Tracy grew up on a farm, surrounded by family. It was a three hour drive to the nearest “real” town, but the community was self-sufficient.
“I was right in the middle of three girls,” she said. “My mother managed a shirt factory while we were growing up, and my dad was a motorcycle stunt man. He jumped through hoops of fire, that kind of thing.”
Tracy was 5-years-old when her father put her on a motorcycle for the first time. Her father’s sense of daring and showmanship runs strong in his daughter.
“I love to be on stage, performing for a crowd of people,” Tracy said. “I’ve been bellydancing for about 10 years now, and the group that I’m a part of does shows at restaurants in the area, or we have haflas, bellydancing parties, where we all get together and just dance.”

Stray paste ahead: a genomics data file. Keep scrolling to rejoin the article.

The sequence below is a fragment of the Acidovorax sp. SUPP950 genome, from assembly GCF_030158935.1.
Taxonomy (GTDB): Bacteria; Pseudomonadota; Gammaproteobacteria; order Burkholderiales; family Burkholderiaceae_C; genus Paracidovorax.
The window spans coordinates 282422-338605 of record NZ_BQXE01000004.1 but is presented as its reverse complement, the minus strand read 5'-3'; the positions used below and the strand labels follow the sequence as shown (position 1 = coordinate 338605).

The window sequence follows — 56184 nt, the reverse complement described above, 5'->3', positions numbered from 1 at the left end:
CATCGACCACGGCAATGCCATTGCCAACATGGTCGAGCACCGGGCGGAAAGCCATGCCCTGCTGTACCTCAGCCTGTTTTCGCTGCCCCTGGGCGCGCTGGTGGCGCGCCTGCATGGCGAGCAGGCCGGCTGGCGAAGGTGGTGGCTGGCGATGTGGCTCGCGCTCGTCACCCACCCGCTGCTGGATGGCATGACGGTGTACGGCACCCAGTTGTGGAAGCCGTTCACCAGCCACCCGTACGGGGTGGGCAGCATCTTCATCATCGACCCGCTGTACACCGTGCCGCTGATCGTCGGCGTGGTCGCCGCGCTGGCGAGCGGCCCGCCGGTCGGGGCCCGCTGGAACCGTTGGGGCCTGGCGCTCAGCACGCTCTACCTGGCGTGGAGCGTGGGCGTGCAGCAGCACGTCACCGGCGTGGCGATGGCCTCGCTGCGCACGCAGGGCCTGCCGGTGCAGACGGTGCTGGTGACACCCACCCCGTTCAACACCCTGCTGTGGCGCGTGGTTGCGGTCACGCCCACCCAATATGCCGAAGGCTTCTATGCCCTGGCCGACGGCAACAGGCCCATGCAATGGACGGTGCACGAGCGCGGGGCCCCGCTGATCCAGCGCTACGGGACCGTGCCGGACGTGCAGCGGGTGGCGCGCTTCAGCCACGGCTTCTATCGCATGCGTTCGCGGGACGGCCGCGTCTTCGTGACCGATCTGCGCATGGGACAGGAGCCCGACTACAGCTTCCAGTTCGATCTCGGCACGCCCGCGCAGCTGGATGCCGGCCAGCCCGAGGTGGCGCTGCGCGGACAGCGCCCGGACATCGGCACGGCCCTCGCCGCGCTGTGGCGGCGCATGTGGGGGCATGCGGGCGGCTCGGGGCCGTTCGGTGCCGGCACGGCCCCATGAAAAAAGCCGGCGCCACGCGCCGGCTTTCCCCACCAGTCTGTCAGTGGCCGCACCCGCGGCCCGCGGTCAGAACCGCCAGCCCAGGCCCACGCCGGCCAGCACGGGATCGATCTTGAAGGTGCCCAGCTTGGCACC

Tracy discovered the art almost by accident.
“Sometimes, I just like to take a day and explore, go on a local adventure, to see what is nearby,” she said. “One day I hopped in my car and was driving through Port Charlotte. I ended up at Star Child, and I saw the dance costumes. They also had free classes every Thursday night. That’s how I got started. My first teacher was Sandy Anastasi.”
The dancing is more than just a show for her, though. It is a way to express herself.
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